RICA helps to keep it simple.
By now you might know that RESPECT is one of my favourite words in education. Respect for self is your personal morality and work-ethic, your self-discipline, your decision-making; respect for others is the dignity, the courtesy and the sincerity which define your personal and professional relationships.
INTEGRITY means principal, teachers and learners acting in a way that is honest, that is ethical, that is true to oneself, under any circumstances, even when no one is watching.
COMPASSION, in a school sense means creating a culture in which kindness is valued and practised. As teachers we know that a smile, a kind word or a compliment can be very motivational. But, in our socio-economic South African reality, compassion requires us to be genuinely concerned about others and their needs.
ACCOUNTABILITY is the crucial one in our schools – willingly accepting the responsibility to teach, teach and teach with substance and skill in a way which, in turn, gives learners the best chance of rising above their circumstances.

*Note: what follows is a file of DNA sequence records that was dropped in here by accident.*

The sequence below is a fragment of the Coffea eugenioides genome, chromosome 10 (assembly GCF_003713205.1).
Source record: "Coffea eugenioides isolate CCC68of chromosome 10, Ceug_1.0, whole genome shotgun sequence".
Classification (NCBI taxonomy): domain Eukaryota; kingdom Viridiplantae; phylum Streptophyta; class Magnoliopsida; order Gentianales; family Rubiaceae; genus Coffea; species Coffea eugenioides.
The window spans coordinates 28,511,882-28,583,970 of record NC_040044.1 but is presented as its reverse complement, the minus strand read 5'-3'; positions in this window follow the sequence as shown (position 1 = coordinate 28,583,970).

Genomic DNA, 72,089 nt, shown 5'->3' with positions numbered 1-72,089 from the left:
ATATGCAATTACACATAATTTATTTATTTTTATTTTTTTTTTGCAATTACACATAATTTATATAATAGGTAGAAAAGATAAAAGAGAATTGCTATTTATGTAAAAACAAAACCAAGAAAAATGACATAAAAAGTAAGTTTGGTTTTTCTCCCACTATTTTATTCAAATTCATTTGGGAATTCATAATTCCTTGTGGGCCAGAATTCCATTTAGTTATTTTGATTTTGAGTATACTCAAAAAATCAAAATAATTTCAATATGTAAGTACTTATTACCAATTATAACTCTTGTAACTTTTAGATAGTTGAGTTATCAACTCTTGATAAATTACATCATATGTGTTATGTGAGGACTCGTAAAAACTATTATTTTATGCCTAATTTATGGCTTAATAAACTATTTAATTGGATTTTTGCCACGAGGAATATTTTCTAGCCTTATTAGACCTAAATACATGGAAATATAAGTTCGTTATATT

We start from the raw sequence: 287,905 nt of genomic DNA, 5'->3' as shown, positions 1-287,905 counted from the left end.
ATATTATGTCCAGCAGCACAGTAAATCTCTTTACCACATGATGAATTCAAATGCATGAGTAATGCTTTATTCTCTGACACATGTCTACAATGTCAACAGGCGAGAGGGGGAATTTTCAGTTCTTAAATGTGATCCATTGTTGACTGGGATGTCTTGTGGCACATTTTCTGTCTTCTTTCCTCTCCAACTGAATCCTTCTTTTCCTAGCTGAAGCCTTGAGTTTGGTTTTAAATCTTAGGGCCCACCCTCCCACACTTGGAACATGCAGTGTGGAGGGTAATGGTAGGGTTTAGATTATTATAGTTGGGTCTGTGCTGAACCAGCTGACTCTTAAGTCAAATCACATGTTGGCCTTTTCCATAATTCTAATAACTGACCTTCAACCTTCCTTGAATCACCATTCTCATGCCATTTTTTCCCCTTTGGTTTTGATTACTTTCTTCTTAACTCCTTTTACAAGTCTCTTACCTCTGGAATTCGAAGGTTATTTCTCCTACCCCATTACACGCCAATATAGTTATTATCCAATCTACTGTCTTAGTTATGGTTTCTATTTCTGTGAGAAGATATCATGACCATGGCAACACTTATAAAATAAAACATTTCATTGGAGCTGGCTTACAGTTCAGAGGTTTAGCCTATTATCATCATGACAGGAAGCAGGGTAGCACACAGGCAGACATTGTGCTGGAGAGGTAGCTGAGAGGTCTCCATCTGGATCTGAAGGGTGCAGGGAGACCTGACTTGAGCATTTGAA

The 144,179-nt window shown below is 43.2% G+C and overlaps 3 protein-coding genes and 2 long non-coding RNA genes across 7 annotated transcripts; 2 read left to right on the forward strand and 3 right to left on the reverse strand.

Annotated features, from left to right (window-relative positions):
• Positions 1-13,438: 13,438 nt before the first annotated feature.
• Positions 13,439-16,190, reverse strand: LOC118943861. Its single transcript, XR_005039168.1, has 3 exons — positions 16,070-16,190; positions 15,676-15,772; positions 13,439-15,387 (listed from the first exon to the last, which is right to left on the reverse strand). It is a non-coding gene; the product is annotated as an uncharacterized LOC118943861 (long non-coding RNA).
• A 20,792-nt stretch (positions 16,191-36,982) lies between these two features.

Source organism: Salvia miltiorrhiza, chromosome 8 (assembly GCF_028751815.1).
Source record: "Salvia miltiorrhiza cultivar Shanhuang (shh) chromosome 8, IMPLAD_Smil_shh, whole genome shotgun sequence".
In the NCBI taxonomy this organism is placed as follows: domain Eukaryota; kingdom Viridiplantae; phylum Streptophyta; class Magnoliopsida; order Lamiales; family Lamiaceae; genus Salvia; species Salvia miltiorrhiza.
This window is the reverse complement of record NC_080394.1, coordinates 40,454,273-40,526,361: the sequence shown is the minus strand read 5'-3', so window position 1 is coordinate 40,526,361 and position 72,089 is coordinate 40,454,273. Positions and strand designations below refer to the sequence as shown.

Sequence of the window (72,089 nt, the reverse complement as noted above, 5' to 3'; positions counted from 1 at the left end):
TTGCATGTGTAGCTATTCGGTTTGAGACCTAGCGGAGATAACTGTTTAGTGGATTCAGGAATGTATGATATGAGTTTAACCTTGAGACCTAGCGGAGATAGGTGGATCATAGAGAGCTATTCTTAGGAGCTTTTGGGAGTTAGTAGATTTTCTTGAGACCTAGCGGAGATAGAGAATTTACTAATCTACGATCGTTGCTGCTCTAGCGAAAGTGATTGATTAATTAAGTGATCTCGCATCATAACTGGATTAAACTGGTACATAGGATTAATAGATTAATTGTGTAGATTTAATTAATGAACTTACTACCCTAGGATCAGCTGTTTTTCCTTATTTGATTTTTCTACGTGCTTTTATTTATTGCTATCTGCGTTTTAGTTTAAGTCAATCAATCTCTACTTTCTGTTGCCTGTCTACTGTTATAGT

The point is that a school has the chance to define its culture. Good principals actually set the tone for how teachers feel in a staffroom. They don’t just read the notices for the day, they create a climate by greeting with sincerity, by taking an interest in their teachers’ lives, their teaching and their activities, by giving their teachers a voice in the school and by doing so with insight and personality.
If I think of the leaders in my last school management team, I can put particular values to each of the faces around the table. They all knew my core values, too. Together we committed to and worked towards a shared vision and, importantly, to protecting and ensuring its consistency, week after week.
When you reflect on something as positive and as powerful as your school’s values, you are taking real ownership of what you have and what you want. And, together, you are shaping the future.
Til next time.
Coach/Mentor: The Principals Academy Trust
22 November 2023
I know and understand that rugby and the Springboks are not universally supported in a country with as complex a history as ours, but, as a principal, I love the lessons for teenagers, and especially for a team of teachers, that three victories by a single point over the world’s best to win the World Cup again provide.